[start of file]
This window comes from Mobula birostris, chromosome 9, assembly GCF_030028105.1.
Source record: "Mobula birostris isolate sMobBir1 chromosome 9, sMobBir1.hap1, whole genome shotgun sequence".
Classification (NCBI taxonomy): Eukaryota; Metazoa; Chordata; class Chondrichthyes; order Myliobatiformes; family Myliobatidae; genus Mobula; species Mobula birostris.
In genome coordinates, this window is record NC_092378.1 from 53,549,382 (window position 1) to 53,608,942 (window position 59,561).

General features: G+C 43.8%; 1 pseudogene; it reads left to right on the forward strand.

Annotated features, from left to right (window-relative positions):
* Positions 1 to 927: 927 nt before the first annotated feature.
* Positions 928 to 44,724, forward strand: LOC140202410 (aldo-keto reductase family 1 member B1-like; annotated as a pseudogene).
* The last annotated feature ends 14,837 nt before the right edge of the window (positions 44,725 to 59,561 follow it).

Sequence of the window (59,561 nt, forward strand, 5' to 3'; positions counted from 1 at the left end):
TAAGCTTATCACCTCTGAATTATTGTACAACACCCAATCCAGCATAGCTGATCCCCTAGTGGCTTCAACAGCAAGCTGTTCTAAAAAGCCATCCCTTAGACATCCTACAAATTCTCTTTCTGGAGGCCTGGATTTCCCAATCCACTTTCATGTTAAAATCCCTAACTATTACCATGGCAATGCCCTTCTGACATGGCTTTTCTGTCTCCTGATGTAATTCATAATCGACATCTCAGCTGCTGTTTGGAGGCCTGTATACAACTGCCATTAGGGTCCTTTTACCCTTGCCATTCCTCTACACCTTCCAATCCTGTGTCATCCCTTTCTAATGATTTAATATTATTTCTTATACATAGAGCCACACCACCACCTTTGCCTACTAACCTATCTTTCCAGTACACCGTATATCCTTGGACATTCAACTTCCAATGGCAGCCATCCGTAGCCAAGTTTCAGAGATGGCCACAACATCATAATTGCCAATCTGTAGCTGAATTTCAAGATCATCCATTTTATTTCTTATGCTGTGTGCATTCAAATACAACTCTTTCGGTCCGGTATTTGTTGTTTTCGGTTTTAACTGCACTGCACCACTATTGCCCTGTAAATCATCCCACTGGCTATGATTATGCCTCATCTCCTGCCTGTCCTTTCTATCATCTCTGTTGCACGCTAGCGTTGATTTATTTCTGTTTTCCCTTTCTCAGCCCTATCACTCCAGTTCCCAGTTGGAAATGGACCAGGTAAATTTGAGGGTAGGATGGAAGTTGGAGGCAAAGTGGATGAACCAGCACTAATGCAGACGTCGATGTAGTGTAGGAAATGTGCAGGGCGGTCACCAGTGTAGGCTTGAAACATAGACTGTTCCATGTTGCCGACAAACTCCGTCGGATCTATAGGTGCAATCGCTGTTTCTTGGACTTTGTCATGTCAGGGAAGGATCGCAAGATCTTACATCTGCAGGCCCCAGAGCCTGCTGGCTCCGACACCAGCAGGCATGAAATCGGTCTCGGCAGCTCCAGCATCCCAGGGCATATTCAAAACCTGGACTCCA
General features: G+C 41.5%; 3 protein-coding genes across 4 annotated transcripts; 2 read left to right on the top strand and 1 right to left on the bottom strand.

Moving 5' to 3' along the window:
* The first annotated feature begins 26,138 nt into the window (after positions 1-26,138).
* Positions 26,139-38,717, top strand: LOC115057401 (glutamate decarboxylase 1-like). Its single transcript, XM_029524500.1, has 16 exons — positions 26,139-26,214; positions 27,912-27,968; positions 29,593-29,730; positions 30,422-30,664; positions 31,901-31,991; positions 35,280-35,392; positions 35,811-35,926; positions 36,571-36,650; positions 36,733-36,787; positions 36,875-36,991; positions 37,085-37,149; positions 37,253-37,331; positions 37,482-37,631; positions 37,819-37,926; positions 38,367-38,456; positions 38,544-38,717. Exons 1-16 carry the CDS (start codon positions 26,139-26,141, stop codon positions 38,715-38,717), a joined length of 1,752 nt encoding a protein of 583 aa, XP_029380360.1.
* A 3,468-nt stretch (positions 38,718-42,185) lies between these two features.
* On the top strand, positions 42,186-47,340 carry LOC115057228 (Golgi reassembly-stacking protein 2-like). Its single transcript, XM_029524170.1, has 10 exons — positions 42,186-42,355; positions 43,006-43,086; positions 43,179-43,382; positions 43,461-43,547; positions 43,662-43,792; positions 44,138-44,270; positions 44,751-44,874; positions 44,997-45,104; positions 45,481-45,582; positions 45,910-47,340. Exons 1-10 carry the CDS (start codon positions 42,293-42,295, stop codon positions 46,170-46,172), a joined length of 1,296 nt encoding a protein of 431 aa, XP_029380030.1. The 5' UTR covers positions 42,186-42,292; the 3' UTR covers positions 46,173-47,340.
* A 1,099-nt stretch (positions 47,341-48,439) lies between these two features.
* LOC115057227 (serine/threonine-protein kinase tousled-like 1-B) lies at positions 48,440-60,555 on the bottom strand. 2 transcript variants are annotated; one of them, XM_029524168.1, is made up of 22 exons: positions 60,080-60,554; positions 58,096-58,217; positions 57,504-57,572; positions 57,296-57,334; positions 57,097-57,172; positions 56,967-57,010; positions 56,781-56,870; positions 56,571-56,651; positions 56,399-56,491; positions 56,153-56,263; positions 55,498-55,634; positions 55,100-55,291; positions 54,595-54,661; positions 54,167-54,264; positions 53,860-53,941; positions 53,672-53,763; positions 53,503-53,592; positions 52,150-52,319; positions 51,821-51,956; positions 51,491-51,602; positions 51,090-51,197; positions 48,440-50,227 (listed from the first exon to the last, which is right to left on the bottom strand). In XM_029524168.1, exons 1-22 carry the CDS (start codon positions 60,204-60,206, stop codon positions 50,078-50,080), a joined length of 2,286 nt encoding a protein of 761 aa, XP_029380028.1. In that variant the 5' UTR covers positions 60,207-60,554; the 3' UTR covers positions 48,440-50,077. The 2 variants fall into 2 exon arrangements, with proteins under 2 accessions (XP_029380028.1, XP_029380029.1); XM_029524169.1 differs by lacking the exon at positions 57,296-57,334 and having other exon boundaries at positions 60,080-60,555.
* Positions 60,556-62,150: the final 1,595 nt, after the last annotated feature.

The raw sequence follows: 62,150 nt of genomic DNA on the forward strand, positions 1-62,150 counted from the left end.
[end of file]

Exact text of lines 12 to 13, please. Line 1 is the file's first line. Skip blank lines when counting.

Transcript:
General features: G+C 41.5%; 3 protein-coding genes across 4 annotated transcripts; 2 read left to right on the top strand and 1 right to left on the bottom strand.

Moving 5' to 3' along the window: